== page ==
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Neetu Arnold recently wrote an article about the ways that colleges and universities are preparing for a “post-affirmative action era” by developing “strategies for universities to continue racial discrimination through facially race-neutral approaches in admissions and beyond,” the goal being to “achieve diversity-related goals without triggering legal scrutiny.” This is very important journalistic work.
But I’m not a journalist; I’m an academic philosopher. So I want to tackle a different question: why should we expect colleges and universities to remain committed to identitarian discrimination, of the sort rationalized and implemented nowadays under the aegis of “DEI” (Diversity, Equity, and Inclusion)? Granting that this is the case, that higher educational institutions are so committed, it is important to understand how they are going about and will go about implementing this commitment. But why is it the case in the first place?
This is a question I can answer, having extensively studied the philosophy and theory underlying the politics driving these policies. There are two reasons, the first philosophical and the second sociological:
- DEI is philosophically and ideologically core to the postmodernist identitarian leftism (PIL) which is hegemonic in academia and increasingly in the culture at large, and which drives government, academic, and corporate affirmative action as well as everything else associated with “wokeism” or “woke leftism.”
- DEI is now a bureaucratic industry, from college campuses to corporate HR departments and from entertainment to government, and bureaucracies naturally grow rather than shrink absent external intervention—especially when the funding is there, and the money has absolutely poured into DEI from all quarters, from billionaires like McKenzie Scott to the Biden administration.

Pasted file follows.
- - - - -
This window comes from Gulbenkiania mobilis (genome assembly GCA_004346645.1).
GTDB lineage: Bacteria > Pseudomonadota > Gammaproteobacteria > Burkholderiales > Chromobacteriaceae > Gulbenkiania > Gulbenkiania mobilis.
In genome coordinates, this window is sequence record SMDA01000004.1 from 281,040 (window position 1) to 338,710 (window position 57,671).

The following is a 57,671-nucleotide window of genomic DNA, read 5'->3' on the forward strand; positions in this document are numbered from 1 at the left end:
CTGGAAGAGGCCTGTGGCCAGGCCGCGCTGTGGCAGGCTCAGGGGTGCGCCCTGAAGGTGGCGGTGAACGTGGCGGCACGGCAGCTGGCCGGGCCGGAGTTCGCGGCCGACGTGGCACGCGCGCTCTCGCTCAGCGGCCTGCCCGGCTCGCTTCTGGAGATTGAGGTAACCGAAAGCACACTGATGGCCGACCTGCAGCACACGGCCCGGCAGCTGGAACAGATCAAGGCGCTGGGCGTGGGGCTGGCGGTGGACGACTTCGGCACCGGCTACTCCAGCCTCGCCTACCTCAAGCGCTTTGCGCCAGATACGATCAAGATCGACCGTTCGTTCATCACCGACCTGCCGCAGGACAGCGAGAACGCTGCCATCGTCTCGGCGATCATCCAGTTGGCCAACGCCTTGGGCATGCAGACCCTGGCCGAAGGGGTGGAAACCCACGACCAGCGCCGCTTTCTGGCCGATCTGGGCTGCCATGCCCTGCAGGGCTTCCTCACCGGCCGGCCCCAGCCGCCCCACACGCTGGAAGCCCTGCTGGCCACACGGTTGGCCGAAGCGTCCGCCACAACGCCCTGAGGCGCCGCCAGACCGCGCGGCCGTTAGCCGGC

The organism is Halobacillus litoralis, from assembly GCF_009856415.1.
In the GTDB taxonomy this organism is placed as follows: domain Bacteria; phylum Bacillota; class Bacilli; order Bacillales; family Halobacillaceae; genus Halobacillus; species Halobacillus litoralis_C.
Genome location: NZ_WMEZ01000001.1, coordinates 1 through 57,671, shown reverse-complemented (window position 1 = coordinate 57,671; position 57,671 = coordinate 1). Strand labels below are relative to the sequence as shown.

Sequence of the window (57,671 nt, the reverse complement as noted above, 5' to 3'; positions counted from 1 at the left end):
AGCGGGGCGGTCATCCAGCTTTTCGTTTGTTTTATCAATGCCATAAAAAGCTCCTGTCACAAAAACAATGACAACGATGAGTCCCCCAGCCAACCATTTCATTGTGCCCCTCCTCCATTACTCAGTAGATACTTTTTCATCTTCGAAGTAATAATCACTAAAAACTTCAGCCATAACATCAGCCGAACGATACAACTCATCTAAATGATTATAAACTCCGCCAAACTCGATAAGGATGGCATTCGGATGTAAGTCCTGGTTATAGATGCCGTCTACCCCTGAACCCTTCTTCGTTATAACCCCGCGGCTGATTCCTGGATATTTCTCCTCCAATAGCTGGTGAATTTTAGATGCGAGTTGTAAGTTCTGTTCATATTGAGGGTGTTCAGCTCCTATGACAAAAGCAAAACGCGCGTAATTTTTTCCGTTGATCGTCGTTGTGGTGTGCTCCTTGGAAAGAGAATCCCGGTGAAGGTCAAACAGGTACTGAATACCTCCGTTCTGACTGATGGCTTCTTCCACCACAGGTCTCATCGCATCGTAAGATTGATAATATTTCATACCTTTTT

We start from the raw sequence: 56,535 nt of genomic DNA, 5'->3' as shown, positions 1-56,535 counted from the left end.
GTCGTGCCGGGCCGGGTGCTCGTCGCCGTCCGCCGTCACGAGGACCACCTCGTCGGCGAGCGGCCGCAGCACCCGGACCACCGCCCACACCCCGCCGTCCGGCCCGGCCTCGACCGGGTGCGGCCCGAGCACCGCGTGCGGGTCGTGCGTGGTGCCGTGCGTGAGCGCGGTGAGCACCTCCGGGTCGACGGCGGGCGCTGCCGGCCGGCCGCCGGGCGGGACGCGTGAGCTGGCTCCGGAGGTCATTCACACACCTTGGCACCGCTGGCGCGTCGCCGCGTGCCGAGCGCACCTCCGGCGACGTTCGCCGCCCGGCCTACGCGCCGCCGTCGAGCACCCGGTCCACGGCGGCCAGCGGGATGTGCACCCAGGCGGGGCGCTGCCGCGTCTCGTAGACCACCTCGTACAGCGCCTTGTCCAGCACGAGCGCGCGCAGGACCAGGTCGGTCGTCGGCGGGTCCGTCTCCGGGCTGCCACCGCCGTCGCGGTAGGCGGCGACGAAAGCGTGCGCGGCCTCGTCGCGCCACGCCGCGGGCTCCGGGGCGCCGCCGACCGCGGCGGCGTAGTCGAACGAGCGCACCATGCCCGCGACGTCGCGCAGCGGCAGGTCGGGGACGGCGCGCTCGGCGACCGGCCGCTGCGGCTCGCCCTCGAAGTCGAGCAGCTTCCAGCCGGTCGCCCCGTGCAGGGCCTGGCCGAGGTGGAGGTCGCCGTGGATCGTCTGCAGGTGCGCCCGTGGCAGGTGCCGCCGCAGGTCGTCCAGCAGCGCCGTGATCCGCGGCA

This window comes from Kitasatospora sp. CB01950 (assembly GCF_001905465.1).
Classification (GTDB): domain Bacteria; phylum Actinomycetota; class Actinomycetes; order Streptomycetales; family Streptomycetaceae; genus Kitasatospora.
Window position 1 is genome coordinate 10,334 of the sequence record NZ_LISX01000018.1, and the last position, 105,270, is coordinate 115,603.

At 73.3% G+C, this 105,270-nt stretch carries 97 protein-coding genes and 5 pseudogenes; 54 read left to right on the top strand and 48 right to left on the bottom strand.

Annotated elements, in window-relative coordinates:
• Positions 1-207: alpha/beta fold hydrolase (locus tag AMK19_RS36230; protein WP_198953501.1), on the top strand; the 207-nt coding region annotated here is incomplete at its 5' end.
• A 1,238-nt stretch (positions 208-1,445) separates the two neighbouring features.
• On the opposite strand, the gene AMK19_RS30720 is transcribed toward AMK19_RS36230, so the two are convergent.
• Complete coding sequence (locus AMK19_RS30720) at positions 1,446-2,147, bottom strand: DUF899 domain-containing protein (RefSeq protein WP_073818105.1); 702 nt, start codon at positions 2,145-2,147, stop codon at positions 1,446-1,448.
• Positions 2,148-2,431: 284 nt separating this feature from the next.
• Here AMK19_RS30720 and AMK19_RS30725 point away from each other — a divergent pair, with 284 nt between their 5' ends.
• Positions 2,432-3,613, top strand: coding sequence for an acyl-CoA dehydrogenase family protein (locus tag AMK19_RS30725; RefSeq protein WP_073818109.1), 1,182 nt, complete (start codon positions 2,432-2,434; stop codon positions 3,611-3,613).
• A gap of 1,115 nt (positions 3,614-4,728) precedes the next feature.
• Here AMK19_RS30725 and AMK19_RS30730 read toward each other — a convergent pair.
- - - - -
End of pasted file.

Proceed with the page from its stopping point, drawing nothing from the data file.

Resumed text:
The sociological point is both less interesting and can be made more quickly, so I’ll start with that. According to Forbes, “Business spending on diversity, equity and inclusion (DEI) initiatives has skyrocketed in the last decade. It’s estimated the global market for DEI reached $7.5 billion in 2020 and is expected to double by 2026.” According to a 2021 report, “[o]rganizations across industries are making diversity, equity, and inclusion (DEI) a priority—with 79% planning to allocate more budget and resources in 2022.” In 2020, the National Institutes of Health launched a program that will “give 12 institutions a total of $241 million over nine years for diversity-focused faculty hiring,” while National Science Foundation “funding for so-called ‘anti-racist’ themes more than tripled from 2020 to 2021.”
At many colleges and universities, DEI statements are a mandatory part of job applications, and it has become common practice to “adopt explicit diversity ‘advocate’ or ‘champion’ policies” that place “someone on a search committee whose sole job is to highlight DEI priorities.” Not to mention that virtually every higher educational institution now has a DEI office, nor the proliferation of for-profit DEI consultancies. According to one report, “DEI staff listed by universities totaled 4.2 times the number of staff who assist students with disabilities in receiving reasonable accommodations, as required by law,” with the ratio at UNC being “13.3 times as many people devoted to promoting DEI as providing services to people with disabilities,” while at “Georgia Tech, there were 3.2 times as many DEI staff people as history professors.” Similarly, the DEI office at Yale’s School of Medicine has sixteen staff members, making it larger than their History of Medicine and Biomedical Informatics & Data Science departments, while the University of Michigan has 142 DEI employees costing $18 million annually.